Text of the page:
Keep Your School Carpool Safe: Know the Risks, Review Your Insurance
During the school year, many South Carolina parents drive to and from school. Parents may give rides not only to their own children but also to the children of neighbors, family members, or friends.
School carpooling reduces the number of vehicles on the road, making roads safer. It also allows parents to share the work required to give rides to their students, and it’s easier on the environment. Yet school carpools can also pose risks. Here’s how to think about carpool safety and how to talk to other parents about it.
Safety Tips for Drivers Who Give Rides to School
If you drive a carpool of students to school, here are some tips to make the experience safer for you and your passengers.
Make sure everyone is wearing their seat belt. Seat belts play an important role in preventing or reducing injuries in a car accident. Anytime you have passengers in your car, insist they buckle up before you drive 一 and set an example by wearing your own seat belt every time.
Watch carefully for people, pets, and objects around your car. Many carpool drivers pick up their passengers at home. Children heading to school may run out in front of your vehicle. As they open the door, these children may also accidentally release a pet or a younger sibling. The family may have objects in the driveway as well. At school, many other children and vehicles create a constantly changing situation where the risk of a collision may be high. Give the pick-up and drop-off process your full attention to help prevent accidents.
Avoid speeding, even if you’re late. Speeding is a top cause of car crashes in South Carolina. Even if your carpool is running late, maintain a safe speed for conditions, especially in inclement weather. It’s better for your passengers to be a minute or two late for school than to be in a crash.
Review Your Insurance for Safer Carpooling
South Carolina requires all drivers to carry certain minimum insurance coverage limits. These minimums are intended to provide some measure of protection against the costs of injuries and property damage in a car accident.
When you provide rides for other people’s children, it’s important to make sure you understand the liability you may face in the event of an accident. If you are found to be at fault for a crash, the families of any passengers injured in your vehicle may sue you for compensation for their child’s injuries. For this reason, it’s important to carry more than the minimum amount of liability coverage in case of an accident.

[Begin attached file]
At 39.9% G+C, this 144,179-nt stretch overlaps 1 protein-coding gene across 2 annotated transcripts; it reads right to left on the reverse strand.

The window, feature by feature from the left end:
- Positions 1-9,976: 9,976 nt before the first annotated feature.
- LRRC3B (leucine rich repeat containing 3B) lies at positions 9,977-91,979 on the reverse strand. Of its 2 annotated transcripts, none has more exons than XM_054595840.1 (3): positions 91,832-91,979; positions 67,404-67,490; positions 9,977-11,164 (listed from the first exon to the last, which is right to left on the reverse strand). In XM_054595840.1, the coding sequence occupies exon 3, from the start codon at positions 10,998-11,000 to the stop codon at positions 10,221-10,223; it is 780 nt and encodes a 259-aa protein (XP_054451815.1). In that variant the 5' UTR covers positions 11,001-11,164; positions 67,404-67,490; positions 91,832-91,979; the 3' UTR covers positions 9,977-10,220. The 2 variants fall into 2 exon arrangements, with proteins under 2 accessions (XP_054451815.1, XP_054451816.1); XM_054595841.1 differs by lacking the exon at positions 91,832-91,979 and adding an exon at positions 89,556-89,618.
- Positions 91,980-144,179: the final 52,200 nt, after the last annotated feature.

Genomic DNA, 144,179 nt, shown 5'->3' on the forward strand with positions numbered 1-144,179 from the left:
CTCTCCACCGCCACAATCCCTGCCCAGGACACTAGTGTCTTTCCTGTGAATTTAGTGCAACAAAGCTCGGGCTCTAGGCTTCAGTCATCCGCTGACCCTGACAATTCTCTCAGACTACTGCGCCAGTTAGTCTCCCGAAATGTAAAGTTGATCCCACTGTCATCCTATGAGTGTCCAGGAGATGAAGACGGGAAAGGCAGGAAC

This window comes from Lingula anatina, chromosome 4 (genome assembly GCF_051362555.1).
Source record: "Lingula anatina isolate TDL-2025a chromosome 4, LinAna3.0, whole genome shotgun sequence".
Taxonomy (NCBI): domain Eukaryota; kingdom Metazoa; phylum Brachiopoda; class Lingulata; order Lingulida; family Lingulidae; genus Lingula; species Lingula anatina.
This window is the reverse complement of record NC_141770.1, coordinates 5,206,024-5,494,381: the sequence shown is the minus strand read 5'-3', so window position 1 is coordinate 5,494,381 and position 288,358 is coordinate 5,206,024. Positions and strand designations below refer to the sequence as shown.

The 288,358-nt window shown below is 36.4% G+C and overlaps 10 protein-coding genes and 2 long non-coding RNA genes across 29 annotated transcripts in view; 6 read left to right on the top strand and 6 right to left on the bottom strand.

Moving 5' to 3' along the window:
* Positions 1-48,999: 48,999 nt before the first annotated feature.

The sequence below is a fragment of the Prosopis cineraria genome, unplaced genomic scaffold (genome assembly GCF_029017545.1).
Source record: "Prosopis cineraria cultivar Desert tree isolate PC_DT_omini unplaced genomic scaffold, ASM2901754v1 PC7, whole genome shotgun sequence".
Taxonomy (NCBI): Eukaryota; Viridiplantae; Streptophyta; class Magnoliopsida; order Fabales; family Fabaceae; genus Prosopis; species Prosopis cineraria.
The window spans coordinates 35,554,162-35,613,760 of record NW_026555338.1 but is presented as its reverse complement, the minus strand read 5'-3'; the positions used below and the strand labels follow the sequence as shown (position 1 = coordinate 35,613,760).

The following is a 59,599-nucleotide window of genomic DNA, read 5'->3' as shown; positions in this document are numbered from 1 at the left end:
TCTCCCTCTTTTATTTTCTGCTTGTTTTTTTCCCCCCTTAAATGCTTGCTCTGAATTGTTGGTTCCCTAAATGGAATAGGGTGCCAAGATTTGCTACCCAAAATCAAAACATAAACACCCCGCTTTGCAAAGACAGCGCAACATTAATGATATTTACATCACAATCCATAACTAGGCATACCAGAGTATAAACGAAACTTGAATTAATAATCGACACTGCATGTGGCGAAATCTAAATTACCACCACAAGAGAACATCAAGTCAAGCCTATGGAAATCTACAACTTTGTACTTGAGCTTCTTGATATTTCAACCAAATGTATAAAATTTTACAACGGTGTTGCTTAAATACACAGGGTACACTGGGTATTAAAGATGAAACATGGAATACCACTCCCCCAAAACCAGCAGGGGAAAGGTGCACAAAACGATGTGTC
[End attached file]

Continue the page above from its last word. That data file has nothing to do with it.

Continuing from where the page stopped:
When checking your insurance limits for liability, make sure you understand the difference between per-person and per-accident coverage. For instance, your policy may offer $100,000 in coverage per person but only a total of $200,000 in coverage per accident. If you have three passengers who all need more than $100,000 in coverage for injuries after a single crash, you may be personally responsible for paying the difference.
Discussing Safety and Coverage With Other Parents
Just as it’s important to ensure you have the right coverage for carpooling, it’s also important to help other parents understand why they need sufficient insurance coverage. Although it can feel awkward to start an insurance conversation with other parents, there are ways to raise the topic tactfully. For example:
- Focus on safety. Start by saying you want to ensure all the children are safe, no matter which vehicle they’re riding in. Most parents agree their children’s safety is essential.
- Start by talking about your own insurance. When you start the conversation by talking about what you did – for instance, how you raised your coverage limits because you realized the children in your carpool needed more protection一 you set an example. You invite others to join you rather than pushing them to do something.
No matter how other parents in your carpool respond, it’s important that you purchase enough auto insurance coverage to help ensure your child’s needs will be met if an accident occurs. In South Carolina, uninsured coverage helps cover your child’s needs if they’re injured while riding with a driver who doesn’t have enough coverage. Although insurance carriers are required to offer UM/UIM coverage to South Carolina drivers, drivers aren’t required to purchase underinsured coverage. To ensure you have full coverage for potential injuries and damages, make sure your policy includes uninsured coverage, underinsured coverage, and collision coverage. You will also want to review the policy limits to be sure in the event of an injury accident, your personal assets are protected by both your policy limits and, if applicable, an umbrella policy that provides added liability coverage. Be sure to speak with a qualified insurance agent about how best to protect yourself.
If you or your child are injured while in a school carpool, talk to our experienced South Carolina carpool accident lawyers today. The team at Steinberg Law Firm can help you understand your legal rights and available options.